Sara is a 18-year-old exile in the UK and works to transform her cruel experience of losing her parents and being raped into a positive example for her child. Soon after she arrived in 2003, she was alone and ashamed of her pregnancy. She joined the Mother and Baby Club at St. George Hospital. Today she advocates for the Refugee Council and uses her writing talent to tell her life story. She thus increases public understanding about asylum seekers and teenage mothers and counteracts prejudices against them. Her name is incomplete for security reasons.
She had all a young girl could desire: a lovely family, friends and the opportunity to attend school. All that was shuttered when soldiers attacked her home, brutally murdered her mother and father, tortured and raped her, leaving her for dead. At a tender age of 16 Sara had experienced the bitter side of the world. Her father was suspected to be supplying arms and logistical information to rebels fighting the government of Uganda. Following her parents' murder, her life was also in danger because government officials thought she had useful information concerning the arms trade and their movement. A doctor at a hospital came to her rescue. He encouraged her to eat and drink to become strong and promised to help her escape from her attackers. He was true to his word. An agent left the young girl at a foreign airport in the foreign country. She was pregnant and sick and had to make her way to the Refugee Council in Brixton to ask for help. Sara had lost everything: family, friends, culture and school life. Overnight she had changed from a child to an adult, with a new life to consider. But the girl did not allow herself to be bogged down by the bitterness of what had happened. She decided that her unborn would be her hope and her new family. Sara uses the traumatic experience to encourage others; she is involved in advocacy for refugees and asylum seekers, offers her services to the Refugee Council and to the Save the Children’s Fund. And she has allowed her story to be used to explain why people seek asylum. This Ugandan girl is extremely forgiving and compassionate: Despite her horrific experience in her home country, Uganda, she wrote to Gordon Brown, Chancellor to the Treasury, on how to help Uganda achieve the Millennium Development Goals. This young mother of a daughter is known to the persons in charge of the project.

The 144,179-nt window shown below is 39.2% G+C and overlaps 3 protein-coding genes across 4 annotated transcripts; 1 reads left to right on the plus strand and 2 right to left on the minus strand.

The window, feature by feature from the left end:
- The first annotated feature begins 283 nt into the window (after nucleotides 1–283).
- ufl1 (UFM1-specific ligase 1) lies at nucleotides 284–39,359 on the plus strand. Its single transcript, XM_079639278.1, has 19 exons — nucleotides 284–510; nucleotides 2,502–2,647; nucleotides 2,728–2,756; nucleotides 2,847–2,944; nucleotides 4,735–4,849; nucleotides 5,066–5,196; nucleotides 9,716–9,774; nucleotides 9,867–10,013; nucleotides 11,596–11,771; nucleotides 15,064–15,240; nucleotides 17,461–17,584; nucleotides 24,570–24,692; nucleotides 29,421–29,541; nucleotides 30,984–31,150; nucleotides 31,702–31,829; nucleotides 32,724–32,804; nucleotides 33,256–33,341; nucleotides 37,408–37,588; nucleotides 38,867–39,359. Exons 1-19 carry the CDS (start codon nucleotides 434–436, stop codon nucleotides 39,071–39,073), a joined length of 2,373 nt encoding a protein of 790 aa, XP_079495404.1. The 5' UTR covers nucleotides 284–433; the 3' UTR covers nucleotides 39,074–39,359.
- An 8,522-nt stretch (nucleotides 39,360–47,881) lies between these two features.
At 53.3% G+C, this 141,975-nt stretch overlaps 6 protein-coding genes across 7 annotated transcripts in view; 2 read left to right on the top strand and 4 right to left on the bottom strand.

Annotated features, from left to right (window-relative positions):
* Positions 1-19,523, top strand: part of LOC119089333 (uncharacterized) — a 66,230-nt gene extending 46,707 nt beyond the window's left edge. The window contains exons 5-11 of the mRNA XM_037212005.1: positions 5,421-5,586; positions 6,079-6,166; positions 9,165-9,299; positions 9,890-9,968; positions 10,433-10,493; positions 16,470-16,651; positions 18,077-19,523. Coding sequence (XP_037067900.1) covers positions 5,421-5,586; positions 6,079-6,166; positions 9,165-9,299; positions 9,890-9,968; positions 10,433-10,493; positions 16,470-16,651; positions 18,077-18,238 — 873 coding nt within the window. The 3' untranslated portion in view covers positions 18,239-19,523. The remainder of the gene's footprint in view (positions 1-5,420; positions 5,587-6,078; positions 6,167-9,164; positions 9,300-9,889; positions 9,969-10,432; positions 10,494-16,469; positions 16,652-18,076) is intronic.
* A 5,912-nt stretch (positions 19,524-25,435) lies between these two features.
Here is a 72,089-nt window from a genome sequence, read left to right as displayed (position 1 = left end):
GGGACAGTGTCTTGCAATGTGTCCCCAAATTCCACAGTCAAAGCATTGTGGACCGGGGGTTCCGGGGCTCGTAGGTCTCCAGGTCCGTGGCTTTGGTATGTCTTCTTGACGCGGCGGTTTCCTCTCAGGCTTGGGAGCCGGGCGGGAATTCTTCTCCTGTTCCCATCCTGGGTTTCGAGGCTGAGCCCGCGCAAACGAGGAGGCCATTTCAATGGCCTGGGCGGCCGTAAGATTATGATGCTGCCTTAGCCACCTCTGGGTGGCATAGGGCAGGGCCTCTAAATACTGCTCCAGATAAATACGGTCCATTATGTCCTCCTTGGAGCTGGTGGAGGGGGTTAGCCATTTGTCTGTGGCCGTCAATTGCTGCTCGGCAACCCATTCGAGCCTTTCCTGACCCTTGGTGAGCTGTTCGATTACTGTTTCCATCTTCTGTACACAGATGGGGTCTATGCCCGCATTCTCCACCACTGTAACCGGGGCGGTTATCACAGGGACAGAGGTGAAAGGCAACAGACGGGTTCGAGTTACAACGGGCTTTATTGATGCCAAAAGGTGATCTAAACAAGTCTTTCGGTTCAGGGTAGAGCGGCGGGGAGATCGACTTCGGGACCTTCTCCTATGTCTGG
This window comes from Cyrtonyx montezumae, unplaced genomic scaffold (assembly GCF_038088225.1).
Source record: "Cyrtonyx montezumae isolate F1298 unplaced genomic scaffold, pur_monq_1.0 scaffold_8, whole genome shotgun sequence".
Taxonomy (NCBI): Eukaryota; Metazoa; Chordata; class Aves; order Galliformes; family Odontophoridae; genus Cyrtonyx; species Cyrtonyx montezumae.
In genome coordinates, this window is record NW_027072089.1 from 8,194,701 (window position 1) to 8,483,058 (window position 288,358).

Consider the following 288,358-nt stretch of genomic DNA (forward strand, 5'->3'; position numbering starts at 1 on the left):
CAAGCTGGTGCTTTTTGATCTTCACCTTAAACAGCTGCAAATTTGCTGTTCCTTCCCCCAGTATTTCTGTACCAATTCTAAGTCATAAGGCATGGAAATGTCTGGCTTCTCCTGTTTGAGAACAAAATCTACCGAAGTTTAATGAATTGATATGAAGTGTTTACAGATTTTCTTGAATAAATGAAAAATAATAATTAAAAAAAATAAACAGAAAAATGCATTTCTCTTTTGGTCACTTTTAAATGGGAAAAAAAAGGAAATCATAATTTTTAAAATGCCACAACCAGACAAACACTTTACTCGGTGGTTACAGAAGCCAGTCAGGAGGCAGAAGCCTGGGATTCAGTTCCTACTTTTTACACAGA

Refugee Council Save the Children's Fund